And I, it was, it was very frightening. Mmm. They fleshed up and then it was gone. You know, very quickly, and I described this in the book and that was the moment I reached out. I already had a and they haven't used for help. I've been seeing a counselor for, for the panic attacks I'd had the year before, but I got through that sort of put the bandaid on there, which was great, but hadn't really dealt with the main thing, which was this depression that was coming. Yep. And so I reached out for here and cold out for my wife and from there moment there was, there was no more facade of, of being okay. And it'll come down and it was just relating,

Speaker 3: (10:52)
No. How was that for a man on an eye? Like, you know, woman generally have a, a slightly perhaps easier time or sharing their emotions and how was it for a, you know, good Kay, we broke two to open up about something like this and you know, even to write about this afterwards is, is it quite, you know, like difficult and how's it been? How's it been received?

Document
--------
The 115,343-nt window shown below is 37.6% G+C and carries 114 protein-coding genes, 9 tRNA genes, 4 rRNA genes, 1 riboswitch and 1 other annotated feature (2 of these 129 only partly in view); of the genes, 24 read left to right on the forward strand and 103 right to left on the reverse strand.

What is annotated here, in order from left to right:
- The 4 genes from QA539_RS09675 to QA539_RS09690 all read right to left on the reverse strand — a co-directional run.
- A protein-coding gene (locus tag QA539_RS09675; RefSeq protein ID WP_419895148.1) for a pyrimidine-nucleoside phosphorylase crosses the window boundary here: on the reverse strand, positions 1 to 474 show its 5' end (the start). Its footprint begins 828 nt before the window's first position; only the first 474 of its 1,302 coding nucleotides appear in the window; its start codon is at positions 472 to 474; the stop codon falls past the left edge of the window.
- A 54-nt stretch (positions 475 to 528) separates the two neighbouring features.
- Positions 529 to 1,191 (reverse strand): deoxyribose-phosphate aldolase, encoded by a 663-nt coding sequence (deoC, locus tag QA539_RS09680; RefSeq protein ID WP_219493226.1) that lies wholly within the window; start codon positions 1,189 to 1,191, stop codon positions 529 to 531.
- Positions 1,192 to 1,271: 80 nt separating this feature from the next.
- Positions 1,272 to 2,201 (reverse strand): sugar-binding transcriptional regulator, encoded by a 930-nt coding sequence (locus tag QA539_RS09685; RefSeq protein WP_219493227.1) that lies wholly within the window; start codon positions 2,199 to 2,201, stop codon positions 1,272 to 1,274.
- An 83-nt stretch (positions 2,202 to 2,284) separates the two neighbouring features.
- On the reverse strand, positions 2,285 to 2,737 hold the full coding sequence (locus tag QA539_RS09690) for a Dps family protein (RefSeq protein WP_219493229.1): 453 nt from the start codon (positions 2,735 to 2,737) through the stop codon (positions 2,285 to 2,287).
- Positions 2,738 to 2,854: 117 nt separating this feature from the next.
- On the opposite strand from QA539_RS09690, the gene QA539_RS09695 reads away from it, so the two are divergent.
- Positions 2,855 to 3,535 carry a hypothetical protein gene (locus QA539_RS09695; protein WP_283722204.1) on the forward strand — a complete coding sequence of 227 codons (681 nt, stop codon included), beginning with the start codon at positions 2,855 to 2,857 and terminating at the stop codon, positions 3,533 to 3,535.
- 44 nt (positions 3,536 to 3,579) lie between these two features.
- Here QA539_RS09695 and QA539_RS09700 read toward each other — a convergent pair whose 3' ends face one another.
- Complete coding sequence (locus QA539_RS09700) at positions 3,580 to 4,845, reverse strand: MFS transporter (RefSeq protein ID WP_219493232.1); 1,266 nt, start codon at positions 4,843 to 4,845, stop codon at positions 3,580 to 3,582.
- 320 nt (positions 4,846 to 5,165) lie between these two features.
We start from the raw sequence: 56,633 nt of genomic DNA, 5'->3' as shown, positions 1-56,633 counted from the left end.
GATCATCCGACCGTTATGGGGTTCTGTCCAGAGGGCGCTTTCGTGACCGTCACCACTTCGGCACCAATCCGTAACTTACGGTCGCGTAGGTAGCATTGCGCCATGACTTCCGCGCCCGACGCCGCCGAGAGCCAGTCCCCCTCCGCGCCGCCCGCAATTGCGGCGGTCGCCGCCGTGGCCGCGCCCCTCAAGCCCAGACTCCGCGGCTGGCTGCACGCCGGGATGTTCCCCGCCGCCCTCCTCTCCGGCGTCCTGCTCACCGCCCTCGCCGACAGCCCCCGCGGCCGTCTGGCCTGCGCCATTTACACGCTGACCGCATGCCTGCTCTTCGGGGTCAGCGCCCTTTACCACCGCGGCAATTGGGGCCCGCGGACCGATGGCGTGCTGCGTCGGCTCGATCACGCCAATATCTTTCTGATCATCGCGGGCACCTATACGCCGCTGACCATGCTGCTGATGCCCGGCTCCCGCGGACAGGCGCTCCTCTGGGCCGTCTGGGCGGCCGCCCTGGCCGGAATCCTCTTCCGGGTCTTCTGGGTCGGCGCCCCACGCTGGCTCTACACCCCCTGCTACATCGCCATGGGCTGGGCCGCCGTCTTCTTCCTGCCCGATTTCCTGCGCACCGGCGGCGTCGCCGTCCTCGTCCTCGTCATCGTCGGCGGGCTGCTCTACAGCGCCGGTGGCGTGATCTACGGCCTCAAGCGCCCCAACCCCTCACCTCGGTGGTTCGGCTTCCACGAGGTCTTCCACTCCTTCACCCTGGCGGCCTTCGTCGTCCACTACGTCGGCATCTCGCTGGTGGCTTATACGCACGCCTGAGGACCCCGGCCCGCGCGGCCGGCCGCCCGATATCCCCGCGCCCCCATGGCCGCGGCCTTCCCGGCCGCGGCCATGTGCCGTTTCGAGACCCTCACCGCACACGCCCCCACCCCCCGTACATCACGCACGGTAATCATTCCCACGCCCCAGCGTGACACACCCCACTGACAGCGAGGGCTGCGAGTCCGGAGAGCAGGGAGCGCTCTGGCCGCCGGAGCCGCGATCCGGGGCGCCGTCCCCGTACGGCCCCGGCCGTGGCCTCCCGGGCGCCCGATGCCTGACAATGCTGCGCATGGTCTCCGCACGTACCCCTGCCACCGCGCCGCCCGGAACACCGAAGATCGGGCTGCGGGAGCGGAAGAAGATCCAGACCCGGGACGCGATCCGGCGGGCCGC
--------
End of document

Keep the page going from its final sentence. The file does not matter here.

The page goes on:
Speaker 4: (11:15)
I think for me it maybe was a little bit easier for me than for maybe other men who don't have an outlet. Yeah. I'd been a writer, you know, for a long time in June, freelance for a long time. I've been writing a blog about my life at home with the children in the early days. The ups and downs of life in a really honest blog about parenting and which was pretty entertaining to people were in serious, you know, I touched on some serious topics of miscarriage and grief and the stresses of being a parent and, and the identity of being a, being in the workplace and then coming home and not having that anymore. And then when I gave up alcohol in 2016 my blog, I'd started blogging and The signs, Diane is, is a good friend of mine, a lot of Dane has written books about her sobriety and, and keeps up the website living sober, which I joined.